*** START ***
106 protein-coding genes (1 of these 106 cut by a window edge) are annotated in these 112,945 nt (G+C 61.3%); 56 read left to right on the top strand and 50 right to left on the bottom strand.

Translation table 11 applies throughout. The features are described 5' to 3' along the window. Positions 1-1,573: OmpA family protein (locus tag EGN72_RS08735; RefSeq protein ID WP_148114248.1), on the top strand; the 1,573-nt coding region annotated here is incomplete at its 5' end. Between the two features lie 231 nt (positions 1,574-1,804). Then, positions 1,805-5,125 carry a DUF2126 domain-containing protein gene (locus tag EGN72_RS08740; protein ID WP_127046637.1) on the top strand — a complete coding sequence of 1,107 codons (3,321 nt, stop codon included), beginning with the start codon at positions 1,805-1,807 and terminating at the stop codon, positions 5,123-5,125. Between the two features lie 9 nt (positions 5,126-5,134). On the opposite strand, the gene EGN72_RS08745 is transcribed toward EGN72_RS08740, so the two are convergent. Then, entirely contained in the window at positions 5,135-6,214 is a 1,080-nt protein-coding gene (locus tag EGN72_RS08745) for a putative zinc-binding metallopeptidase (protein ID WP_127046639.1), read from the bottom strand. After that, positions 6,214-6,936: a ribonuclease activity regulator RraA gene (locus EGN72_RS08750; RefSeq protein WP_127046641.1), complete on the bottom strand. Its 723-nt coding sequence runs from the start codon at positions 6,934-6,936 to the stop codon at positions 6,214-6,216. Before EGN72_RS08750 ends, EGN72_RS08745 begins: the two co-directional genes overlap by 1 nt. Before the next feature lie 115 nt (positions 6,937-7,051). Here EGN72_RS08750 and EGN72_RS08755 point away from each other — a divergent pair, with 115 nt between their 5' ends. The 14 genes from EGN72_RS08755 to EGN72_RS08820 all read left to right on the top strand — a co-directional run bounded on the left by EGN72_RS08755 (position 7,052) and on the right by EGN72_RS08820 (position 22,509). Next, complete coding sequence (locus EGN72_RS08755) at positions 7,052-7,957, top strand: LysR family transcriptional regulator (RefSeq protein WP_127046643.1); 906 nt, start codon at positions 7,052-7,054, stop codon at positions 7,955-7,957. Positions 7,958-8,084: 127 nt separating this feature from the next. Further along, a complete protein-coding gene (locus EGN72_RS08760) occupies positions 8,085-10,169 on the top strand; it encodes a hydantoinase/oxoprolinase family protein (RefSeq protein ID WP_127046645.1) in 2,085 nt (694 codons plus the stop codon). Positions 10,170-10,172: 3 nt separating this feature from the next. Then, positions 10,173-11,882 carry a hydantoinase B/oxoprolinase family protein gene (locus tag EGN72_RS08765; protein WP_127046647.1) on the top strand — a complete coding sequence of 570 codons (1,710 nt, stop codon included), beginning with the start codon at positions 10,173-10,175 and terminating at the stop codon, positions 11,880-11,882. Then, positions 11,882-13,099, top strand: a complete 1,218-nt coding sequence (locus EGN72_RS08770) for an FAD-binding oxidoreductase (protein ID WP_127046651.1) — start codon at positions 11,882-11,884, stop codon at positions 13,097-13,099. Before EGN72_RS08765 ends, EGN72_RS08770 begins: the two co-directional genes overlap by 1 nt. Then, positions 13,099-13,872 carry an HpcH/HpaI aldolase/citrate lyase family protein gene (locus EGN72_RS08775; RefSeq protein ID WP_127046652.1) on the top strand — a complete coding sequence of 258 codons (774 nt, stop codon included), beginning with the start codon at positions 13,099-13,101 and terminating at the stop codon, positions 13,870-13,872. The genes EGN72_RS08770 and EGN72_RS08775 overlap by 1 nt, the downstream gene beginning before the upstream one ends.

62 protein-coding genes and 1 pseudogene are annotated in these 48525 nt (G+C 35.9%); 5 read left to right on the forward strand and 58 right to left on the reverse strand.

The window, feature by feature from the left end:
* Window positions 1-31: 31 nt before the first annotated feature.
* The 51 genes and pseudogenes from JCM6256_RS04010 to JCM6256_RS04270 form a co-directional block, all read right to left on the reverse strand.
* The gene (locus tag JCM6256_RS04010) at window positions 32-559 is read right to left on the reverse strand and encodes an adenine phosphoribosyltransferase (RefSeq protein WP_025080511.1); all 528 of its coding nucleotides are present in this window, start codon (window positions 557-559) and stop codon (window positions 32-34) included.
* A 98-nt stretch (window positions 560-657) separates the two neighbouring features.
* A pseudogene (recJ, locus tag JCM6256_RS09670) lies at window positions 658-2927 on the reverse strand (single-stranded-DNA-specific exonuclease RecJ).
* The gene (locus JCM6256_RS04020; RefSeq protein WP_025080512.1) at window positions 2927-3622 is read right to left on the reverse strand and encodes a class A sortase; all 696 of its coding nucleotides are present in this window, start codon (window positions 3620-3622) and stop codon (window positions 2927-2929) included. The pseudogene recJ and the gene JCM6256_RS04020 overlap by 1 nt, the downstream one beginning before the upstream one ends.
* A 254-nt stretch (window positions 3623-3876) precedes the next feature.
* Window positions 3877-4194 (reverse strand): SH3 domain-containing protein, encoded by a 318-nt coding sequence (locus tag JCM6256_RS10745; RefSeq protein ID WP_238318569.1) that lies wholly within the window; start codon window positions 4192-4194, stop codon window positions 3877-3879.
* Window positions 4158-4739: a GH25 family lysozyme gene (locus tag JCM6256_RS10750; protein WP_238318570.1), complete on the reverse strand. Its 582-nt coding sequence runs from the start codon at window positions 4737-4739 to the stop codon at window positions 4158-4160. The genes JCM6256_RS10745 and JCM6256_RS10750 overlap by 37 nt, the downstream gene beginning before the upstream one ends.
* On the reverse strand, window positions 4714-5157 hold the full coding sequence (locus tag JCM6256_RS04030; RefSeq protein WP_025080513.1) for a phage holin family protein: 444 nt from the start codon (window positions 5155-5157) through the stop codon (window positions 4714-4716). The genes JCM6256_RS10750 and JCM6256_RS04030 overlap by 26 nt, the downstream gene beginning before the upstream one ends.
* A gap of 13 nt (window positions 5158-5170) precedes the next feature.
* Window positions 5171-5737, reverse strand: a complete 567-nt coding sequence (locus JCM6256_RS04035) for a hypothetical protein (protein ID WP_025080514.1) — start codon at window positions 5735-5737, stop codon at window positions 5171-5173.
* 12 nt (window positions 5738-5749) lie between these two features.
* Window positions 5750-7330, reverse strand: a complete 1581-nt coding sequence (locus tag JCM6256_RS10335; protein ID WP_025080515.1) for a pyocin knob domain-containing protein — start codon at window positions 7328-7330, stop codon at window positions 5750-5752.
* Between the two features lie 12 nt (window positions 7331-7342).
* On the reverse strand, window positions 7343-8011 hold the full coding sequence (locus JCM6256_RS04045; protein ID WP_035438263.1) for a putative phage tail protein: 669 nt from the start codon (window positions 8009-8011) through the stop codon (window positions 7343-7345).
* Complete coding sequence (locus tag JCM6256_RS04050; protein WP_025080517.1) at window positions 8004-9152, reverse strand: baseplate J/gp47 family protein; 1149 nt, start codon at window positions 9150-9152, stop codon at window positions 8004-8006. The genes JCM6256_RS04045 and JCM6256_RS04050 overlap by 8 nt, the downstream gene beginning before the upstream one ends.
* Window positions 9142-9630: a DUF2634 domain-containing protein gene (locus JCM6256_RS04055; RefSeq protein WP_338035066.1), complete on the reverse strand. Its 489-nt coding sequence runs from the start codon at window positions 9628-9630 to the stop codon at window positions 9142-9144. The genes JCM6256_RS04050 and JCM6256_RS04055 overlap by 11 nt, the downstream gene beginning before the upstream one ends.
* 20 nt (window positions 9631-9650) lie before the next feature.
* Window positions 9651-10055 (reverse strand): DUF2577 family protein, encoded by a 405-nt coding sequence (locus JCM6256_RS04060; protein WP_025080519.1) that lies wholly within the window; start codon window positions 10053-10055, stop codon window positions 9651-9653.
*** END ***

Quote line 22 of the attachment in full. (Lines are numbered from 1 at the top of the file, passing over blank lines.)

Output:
* Window positions 9142-9630: a DUF2634 domain-containing protein gene (locus JCM6256_RS04055; RefSeq protein WP_338035066.1), complete on the reverse strand. Its 489-nt coding sequence runs from the start codon at window positions 9628-9630 to the stop codon at window positions 9142-9144. The genes JCM6256_RS04050 and JCM6256_RS04055 overlap by 11 nt, the downstream gene beginning before the upstream one ends.